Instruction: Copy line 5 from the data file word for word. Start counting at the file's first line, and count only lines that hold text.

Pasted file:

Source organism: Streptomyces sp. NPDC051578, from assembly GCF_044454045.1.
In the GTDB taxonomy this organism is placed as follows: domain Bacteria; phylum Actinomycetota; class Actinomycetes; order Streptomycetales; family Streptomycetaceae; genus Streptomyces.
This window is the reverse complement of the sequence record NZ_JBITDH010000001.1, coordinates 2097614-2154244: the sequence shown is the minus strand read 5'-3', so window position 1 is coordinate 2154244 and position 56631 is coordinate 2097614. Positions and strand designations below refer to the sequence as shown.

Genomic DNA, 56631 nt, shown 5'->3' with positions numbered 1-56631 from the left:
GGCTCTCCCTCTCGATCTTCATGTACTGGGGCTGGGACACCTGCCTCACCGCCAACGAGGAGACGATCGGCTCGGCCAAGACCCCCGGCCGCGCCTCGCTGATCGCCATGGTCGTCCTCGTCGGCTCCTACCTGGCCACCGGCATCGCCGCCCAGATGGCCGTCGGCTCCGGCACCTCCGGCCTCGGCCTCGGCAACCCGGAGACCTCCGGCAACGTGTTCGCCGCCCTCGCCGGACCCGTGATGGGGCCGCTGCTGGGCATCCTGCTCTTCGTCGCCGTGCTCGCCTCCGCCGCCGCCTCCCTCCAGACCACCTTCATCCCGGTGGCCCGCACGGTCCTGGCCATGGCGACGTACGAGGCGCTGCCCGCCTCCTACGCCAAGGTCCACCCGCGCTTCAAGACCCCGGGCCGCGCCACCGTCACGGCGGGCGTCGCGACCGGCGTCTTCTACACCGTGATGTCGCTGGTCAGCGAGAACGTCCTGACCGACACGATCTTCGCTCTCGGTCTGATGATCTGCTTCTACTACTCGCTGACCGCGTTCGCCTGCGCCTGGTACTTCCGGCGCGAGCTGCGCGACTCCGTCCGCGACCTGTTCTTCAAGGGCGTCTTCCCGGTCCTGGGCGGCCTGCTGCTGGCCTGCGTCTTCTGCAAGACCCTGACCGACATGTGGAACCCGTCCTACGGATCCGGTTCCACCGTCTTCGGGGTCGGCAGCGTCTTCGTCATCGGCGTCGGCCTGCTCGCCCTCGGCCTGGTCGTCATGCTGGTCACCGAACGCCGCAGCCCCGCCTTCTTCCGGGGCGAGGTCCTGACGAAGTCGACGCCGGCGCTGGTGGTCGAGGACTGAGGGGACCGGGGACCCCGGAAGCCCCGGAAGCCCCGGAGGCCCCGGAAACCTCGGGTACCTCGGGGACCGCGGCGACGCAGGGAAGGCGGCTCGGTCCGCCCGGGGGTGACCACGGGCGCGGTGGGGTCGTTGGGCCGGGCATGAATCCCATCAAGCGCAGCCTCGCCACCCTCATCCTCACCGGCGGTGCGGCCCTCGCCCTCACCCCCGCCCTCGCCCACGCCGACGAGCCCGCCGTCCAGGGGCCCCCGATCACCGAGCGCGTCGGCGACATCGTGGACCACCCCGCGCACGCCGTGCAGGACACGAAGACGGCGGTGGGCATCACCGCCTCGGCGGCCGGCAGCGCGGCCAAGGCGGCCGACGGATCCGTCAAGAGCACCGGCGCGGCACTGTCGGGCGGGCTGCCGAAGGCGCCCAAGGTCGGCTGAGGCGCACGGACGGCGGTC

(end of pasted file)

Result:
GGCTCTCCCTCTCGATCTTCATGTACTGGGGCTGGGACACCTGCCTCACCGCCAACGAGGAGACGATCGGCTCGGCCAAGACCCCCGGCCGCGCCTCGCTGATCGCCATGGTCGTCCTCGTCGGCTCCTACCTGGCCACCGGCATCGCCGCCCAGATGGCCGTCGGCTCCGGCACCTCCGGCCTCGGCCTCGGCAACCCGGAGACCTCCGGCAACGTGTTCGCCGCCCTCGCCGGACCCGTGATGGGGCCGCTGCTGGGCATCCTGCTCTTCGTCGCCGTGCTCGCCTCCGCCGCCGCCTCCCTCCAGACCACCTTCATCCCGGTGGCCCGCACGGTCCTGGCCATGGCGACGTACGAGGCGCTGCCCGCCTCCTACGCCAAGGTCCACCCGCGCTTCAAGACCCCGGGCCGCGCCACCGTCACGGCGGGCGTCGCGACCGGCGTCTTCTACACCGTGATGTCGCTGGTCAGCGAGAACGTCCTGACCGACACGATCTTCGCTCTCGGTCTGATGATCTGCTTCTACTACTCGCTGACCGCGTTCGCCTGCGCCTGGTACTTCCGGCGCGAGCTGCGCGACTCCGTCCGCGACCTGTTCTTCAAGGGCGTCTTCCCGGTCCTGGGCGGCCTGCTGCTGGCCTGCGTCTTCTGCAAGACCCTGACCGACATGTGGAACCCGTCCTACGGATCCGGTTCCACCGTCTTCGGGGTCGGCAGCGTCTTCGTCATCGGCGTCGGCCTGCTCGCCCTCGGCCTGGTCGTCATGCTGGTCACCGAACGCCGCAGCCCCGCCTTCTTCCGGGGCGAGGTCCTGACGAAGTCGACGCCGGCGCTGGTGGTCGAGGACTGAGGGGACCGGGGACCCCGGAAGCCCCGGAAGCCCCGGAGGCCCCGGAAACCTCGGGTACCTCGGGGACCGCGGCGACGCAGGGAAGGCGGCTCGGTCCGCCCGGGGGTGACCACGGGCGCGGTGGGGTCGTTGGGCCGGGCATGAATCCCATCAAGCGCAGCCTCGCCACCCTCATCCTCACCGGCGGTGCGGCCCTCGCCCTCACCCCCGCCCTCGCCCACGCCGACGAGCCCGCCGTCCAGGGGCCCCCGATCACCGAGCGCGTCGGCGACATCGTGGACCACCCCGCGCACGCCGTGCAGGACACGAAGACGGCGGTGGGCATCACCGCCTCGGCGGCCGGCAGCGCGGCCAAGGCGGCCGACGGATCCGTCAAGAGCACCGGCGCGGCACTGTCGGGCGGGCTGCCGAAGGCGCCCAAGGTCGGCTGAGGCGCACGGACGGCGGTC